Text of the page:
One session that I attended, “Examining Racial Consciousness through Literature Selections” struck me as having the potential to impact the entire State College school community.  Amy’s idea was simple: in her advanced English 11 class, she replaced one of the standard texts from the so-called “canon” (which, as you know, was written primarily by dead white guys) with “a raisin in the sun”. 

The impact on her students, as reflected in their end-of-unit reflections, was eye-opening. Here are a couple of their comments: “As a middle class, privileged, white child growing up in a suburban town, I have a very narrow view of life outside of my own, save from stories I have been told.” And, “I'm not really affected by a lot of issues, because I am a ... white male in a stable home in a nice community...”

And this, from an African-American student: "... most minorities who move to State College will eventually have to figure out how to (assimilate into) the white culture… Otherwise, he or she will be an outcast."

The students also began to reexamine their historical assumptions; challenging, for example, the idea that racism had ended in the northern states long before the Civil Rights movement of the 1960s.

Amy’s students came to these insights almost entirely on their own, through their conversations with one another. This strikes me as exactly the conversations our students need to have, and we need to provide them with the space for those conversations to occur. Apparently, minor tweaks to the District’s approach to curriculum could make a real difference in helping our students better understand themselves and the world they live in.

I have not done justice to Amy’s presentation, but here is a conclusion of hers that I think is worth noting:  “I want to teach African American Literature as a part of an inclusive classroom canon, not as a separate course.” I couldn’t agree more.

Thursday, March 31, 2016

The Test Scores Did NOT go down

The results of the PSSA exams that were taken last April by all Pennsylvania students in grades 3-8 were recently released to great consternation across the Commonwealth. To its credit, the recent CDT article was considerably more nuanced, but almost universally, the headlines have been something along the lines of “PA Math test scores drop.”

This is actually not a true statement. What is true is that test results have been released from entirely new exams, covering new material, using new resources (that have been unevenly distributed), taught largely for the first time by teachers who have received varying levels of professional preparation.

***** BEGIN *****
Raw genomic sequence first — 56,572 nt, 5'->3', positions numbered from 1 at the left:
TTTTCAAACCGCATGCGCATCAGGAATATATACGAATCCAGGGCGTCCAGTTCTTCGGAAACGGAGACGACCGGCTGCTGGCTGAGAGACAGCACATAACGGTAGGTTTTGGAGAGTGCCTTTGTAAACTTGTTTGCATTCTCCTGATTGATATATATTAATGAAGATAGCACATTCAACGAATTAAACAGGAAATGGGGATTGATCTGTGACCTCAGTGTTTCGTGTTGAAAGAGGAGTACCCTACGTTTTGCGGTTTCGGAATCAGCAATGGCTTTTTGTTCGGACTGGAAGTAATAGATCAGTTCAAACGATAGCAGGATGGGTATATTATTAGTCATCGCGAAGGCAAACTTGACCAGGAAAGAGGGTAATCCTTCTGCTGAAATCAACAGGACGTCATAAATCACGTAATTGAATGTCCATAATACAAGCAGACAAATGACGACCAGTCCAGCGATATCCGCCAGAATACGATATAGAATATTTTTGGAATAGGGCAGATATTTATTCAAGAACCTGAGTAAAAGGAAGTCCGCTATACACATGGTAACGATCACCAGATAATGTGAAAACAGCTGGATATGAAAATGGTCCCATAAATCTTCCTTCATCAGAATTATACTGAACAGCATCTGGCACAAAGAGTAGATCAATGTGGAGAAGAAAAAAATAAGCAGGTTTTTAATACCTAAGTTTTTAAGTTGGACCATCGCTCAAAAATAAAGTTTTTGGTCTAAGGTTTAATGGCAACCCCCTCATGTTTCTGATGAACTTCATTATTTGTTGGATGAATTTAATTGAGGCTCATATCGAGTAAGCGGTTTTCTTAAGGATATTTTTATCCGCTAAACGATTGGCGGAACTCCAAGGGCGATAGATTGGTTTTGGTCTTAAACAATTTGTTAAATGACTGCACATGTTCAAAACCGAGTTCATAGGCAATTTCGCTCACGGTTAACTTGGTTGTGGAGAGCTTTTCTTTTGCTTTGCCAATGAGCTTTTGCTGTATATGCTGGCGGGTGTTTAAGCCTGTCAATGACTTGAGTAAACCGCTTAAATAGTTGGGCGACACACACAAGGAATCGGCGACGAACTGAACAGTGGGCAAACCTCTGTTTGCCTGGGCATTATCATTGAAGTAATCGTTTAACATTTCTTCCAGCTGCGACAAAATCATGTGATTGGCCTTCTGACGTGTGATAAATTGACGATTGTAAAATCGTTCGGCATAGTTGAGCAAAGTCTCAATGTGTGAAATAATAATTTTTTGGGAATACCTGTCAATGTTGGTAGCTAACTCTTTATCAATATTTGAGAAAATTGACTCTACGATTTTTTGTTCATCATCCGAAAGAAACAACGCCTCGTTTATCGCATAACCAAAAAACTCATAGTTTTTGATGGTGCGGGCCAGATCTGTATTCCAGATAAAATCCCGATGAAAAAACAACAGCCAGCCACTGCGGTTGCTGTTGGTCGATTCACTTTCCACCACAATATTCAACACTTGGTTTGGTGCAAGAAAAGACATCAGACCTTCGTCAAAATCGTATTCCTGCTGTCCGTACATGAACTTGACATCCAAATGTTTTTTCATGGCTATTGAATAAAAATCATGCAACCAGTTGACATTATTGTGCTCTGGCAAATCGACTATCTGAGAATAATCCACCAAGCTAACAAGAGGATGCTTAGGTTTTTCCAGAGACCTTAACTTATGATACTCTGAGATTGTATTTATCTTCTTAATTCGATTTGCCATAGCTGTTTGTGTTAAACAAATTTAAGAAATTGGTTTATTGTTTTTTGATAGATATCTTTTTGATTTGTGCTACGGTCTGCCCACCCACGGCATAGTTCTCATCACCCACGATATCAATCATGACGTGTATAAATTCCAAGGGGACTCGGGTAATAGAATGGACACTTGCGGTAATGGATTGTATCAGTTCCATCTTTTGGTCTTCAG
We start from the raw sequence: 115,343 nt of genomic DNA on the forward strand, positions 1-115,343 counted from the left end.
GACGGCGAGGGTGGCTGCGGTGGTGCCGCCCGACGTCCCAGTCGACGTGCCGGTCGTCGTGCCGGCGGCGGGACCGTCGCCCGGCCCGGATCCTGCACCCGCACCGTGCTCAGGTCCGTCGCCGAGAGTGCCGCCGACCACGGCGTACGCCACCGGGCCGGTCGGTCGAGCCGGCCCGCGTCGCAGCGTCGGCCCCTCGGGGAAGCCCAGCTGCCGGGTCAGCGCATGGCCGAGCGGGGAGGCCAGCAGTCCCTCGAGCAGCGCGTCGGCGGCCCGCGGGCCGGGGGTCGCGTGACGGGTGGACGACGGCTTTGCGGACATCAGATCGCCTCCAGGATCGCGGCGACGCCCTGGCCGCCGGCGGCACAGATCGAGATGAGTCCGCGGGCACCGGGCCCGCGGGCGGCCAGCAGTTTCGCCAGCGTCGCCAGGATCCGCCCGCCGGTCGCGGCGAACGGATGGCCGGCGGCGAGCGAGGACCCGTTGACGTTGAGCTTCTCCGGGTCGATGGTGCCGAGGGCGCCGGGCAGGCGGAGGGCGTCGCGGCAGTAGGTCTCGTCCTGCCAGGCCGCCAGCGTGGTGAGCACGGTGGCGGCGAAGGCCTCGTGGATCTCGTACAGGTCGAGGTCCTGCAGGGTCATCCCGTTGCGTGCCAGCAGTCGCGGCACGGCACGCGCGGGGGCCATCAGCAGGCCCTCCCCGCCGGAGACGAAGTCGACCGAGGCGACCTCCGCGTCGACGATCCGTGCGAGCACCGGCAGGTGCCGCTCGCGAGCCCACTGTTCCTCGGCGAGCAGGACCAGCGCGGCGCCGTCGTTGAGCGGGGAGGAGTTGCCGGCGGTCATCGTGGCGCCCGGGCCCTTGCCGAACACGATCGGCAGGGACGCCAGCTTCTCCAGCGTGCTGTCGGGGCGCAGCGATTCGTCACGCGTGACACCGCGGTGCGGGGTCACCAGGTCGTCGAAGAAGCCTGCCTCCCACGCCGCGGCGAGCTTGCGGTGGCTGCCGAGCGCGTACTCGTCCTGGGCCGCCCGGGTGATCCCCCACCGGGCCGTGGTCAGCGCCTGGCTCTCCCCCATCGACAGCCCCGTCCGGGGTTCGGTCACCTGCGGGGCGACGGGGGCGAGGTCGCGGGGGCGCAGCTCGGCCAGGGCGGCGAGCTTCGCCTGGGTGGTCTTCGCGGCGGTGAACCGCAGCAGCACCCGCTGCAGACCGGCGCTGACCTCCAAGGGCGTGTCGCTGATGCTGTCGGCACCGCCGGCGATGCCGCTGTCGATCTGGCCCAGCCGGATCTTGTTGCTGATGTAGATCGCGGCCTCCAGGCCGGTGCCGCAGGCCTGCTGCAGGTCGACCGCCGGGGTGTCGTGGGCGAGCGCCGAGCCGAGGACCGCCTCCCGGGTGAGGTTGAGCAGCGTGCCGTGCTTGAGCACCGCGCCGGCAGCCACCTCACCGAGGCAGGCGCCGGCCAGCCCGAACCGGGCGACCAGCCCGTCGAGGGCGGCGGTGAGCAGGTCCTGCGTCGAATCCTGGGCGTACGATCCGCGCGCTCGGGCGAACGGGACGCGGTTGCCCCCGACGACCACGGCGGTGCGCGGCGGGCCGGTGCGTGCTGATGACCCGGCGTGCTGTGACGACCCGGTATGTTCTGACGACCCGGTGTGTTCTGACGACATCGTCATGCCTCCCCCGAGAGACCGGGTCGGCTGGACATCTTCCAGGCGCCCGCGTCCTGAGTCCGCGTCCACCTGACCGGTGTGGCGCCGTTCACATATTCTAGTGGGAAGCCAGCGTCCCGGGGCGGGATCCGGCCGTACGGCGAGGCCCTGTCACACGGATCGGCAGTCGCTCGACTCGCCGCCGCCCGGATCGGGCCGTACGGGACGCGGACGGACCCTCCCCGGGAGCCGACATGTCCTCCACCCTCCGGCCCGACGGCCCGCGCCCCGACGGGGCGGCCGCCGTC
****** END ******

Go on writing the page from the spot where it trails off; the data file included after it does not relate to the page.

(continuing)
It is as if we decided this year to measure ‘fruit production’ by counting oranges, when in past years we counted apples; the results are not comparable. Schools and teachers are now being evaluated in part by how many oranges they produce, and since there happens to be fewer oranges than apples, it gives the false impression that schools and teachers aren’t ‘performing’ as well as in past years. The cynical side of me wonders whether this was not intentional.

And by the way, we count the oranges before the harvest is even complete!  Of course, this problem has existed for years. The PSSA exams are given in mid-April, barely 80% into the school year. So every year, schools face a dilemma: do they try to cram a year’s worth of material into eight months, or just accept the fact that students will be tested on material they have yet to see?  Who would design such a system?

The other important thing to know, especially for parents, is that these scores are not a good indication of how well your child is doing in school. First, they attempt to measure only a very narrow range of what is important in your child’s education. Your child’s teacher has far better tools at her disposal – including her own observations - to help you understand how well your child is doing.

Part of the reason this is true - and this may seem hard to believe – is that these exams were not designed for the purpose of evaluating individual students! (And certainly not their teachers) The tests were designed to give us an indication of how well schools are doing in the aggregate, as part of the federal mandate under No Child Left Behind. One indication of the unreliability of these scores is that your child’s teacher will tell you that your child’s score “falls within a range” - which is actually quite large.  Given the better alternatives, I consider that even sharing the results of these tests with individual students and parents borders on educational mal-practice. But that’s just me.

Ironically, all this testing has told us little that we didn’t already know if we were paying attention. Has anyone been surprised to discover that a particular school is struggling? All you really had to do was look up the zip code and know the community’s median income.